The multinational phenomenon of female genital cutting (FGC) exemplifies the necessity for an anthropologist to account for relative cultural contexts: "The work of scholars who stress the fundamental importance of offering perspectives on cultural factors that promote the practice of female genital cutting has brought the debate surrounding cultural relativism into sharp focus. Greunbaum (1996) notes that analyses that do offer emic interpretations and cultural contextualizations are often criticized as bordering on advocacy for the practice" [emphasis in original].[4] In these instances, it is imperative that an anthropologist not cloud his or her own preconceived notions about health and gender relations in an attempt to "remedy" a complex social issue.

Debates about objectivity in anthropology

The field of anthropology is also fraught with debate surrounding accurate and effective approaches to conducting research. More specifically, there is continued debate about the essentiality of objectivity in anthropological fieldwork. Some hermeneutic scholars contend that it is impossible to remove one's own preconceived cultural notions from one's work. In this line of thought, it is more productive to recognize that anthropologists are themselves culturally programmed observers, and must always be wary of biases that influence information they receive. In contrast, the positivist approach to anthropology emphasizes the necessity for an objective, regimented, and scientific approach to anthropological research.

Scholarly works and organizations

The premiere journal of applied anthropology in the United States is called Human Organization, published by the Society for Applied Anthropology. In the UK, the main journal for applied anthropology is called Anthropology in Action.

Under the directorship of the Royal Anthropological Institute, Jonathan Benthall (author of The Best of Anthropology Today) created the annual Lucy Mair Medal of Applied Anthropology. This recognizes excellence in using anthropology "for the relief of poverty or distress, or for the active recognition of human dignity".

The Association of Social Anthropologists (ASA) has a network of Applied Anthropologists known as "Apply". Within the European Association of Social Anthropologists (EASA), there is the Applied Anthropology Network, which annually organises the international symposium Why the World Needs Anthropologists. Theme of the first symposium was New Fields for Applied Anthropology in Europe (Amsterdam, 2013), of the second Coming Out of the Ivory Tower (Padua, 2014), and of the third Burning Issues of Our Hot Planet (Ljubljana, 2015). Within the EASA Medical Anthropology Network, there is also an applied anthropology special interest group.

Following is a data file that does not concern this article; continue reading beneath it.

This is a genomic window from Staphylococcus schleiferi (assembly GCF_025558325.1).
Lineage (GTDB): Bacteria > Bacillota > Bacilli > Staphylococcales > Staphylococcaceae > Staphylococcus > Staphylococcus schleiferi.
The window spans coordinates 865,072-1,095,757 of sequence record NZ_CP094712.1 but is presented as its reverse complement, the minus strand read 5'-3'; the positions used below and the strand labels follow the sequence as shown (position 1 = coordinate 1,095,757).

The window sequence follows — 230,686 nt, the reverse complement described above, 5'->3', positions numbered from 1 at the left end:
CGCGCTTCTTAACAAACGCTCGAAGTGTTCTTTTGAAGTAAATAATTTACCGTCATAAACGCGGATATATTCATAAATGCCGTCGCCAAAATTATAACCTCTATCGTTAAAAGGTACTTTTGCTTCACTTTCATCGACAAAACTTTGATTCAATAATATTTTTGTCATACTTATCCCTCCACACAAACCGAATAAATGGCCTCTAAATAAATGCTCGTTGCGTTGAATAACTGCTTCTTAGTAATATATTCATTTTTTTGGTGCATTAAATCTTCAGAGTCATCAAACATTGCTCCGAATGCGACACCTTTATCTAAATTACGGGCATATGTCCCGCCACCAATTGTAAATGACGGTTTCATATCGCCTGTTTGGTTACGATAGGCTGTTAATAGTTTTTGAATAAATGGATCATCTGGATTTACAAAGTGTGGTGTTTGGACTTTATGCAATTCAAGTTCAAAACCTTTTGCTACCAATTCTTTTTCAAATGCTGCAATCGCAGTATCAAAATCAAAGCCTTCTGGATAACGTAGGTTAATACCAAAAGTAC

There are three primary groups based out of the US that are founded on the application of anthropology with acute attention to ethics and social implications: American Anthropological Association (AAA), Society for Applied Anthropology (SFAA), and the National Association for the Practice of Anthropology (NAPA).

See also


  1. Kedia, Satish, and Willigen J. Van (2005). Applied Anthropology: Domains of Application. Westport, Conn: Praeger. pp. 16, 150.<templatestyles src="Module:Citation/CS1/styles.css"></templatestyles>
  2. American Anthropological Association. "What is Anthropology?".<templatestyles src="Module:Citation/CS1/styles.css"></templatestyles>
  3. Said, Edward W. (1994). Orientalism. New York: Vintage Books.<templatestyles src="Module:Citation/CS1/styles.css"></templatestyles>
  4. Shell-Duncan, Bettina, and Ylva Hernlund (2000). Female "circumcision" in Africa: Culture, Controversy, and Change. Boulder: Lynne Rienner. p. 25.<templatestyles src="Module:Citation/CS1/styles.css"></templatestyles>

External links